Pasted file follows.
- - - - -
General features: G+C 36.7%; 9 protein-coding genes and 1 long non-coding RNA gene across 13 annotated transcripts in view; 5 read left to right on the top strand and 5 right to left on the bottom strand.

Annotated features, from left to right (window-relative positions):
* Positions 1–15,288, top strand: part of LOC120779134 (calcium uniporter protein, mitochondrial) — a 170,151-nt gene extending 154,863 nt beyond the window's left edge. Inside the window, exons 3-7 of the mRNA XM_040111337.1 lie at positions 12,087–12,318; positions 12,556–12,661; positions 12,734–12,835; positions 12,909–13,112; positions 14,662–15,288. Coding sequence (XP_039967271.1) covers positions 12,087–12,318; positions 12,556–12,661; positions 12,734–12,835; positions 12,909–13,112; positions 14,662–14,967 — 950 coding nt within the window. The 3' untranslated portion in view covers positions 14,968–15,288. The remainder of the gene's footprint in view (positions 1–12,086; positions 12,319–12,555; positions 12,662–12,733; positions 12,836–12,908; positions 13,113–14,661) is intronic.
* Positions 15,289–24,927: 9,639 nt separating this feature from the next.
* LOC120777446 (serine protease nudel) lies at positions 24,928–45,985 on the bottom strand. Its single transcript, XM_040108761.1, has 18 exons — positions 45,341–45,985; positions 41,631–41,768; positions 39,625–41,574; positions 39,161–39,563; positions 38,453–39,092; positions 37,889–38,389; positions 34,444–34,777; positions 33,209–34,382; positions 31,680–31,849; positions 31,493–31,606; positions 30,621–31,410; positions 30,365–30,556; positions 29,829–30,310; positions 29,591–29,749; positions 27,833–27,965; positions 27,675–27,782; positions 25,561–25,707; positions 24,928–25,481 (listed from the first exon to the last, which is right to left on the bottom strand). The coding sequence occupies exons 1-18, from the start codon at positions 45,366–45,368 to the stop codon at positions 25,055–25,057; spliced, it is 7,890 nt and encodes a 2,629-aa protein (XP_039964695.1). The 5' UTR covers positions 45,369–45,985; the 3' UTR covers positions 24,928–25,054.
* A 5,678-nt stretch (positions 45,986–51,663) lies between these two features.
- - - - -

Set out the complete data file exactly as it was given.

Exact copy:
General features: G+C 36.7%; 9 protein-coding genes and 1 long non-coding RNA gene across 13 annotated transcripts in view; 5 read left to right on the top strand and 5 right to left on the bottom strand.

Annotated features, from left to right (window-relative positions):
* Positions 1–15,288, top strand: part of LOC120779134 (calcium uniporter protein, mitochondrial) — a 170,151-nt gene extending 154,863 nt beyond the window's left edge. Inside the window, exons 3-7 of the mRNA XM_040111337.1 lie at positions 12,087–12,318; positions 12,556–12,661; positions 12,734–12,835; positions 12,909–13,112; positions 14,662–15,288. Coding sequence (XP_039967271.1) covers positions 12,087–12,318; positions 12,556–12,661; positions 12,734–12,835; positions 12,909–13,112; positions 14,662–14,967 — 950 coding nt within the window. The 3' untranslated portion in view covers positions 14,968–15,288. The remainder of the gene's footprint in view (positions 1–12,086; positions 12,319–12,555; positions 12,662–12,733; positions 12,836–12,908; positions 13,113–14,661) is intronic.
* Positions 15,289–24,927: 9,639 nt separating this feature from the next.
* LOC120777446 (serine protease nudel) lies at positions 24,928–45,985 on the bottom strand. Its single transcript, XM_040108761.1, has 18 exons — positions 45,341–45,985; positions 41,631–41,768; positions 39,625–41,574; positions 39,161–39,563; positions 38,453–39,092; positions 37,889–38,389; positions 34,444–34,777; positions 33,209–34,382; positions 31,680–31,849; positions 31,493–31,606; positions 30,621–31,410; positions 30,365–30,556; positions 29,829–30,310; positions 29,591–29,749; positions 27,833–27,965; positions 27,675–27,782; positions 25,561–25,707; positions 24,928–25,481 (listed from the first exon to the last, which is right to left on the bottom strand). The coding sequence occupies exons 1-18, from the start codon at positions 45,366–45,368 to the stop codon at positions 25,055–25,057; spliced, it is 7,890 nt and encodes a 2,629-aa protein (XP_039964695.1). The 5' UTR covers positions 45,369–45,985; the 3' UTR covers positions 24,928–25,054.
* A 5,678-nt stretch (positions 45,986–51,663) lies between these two features.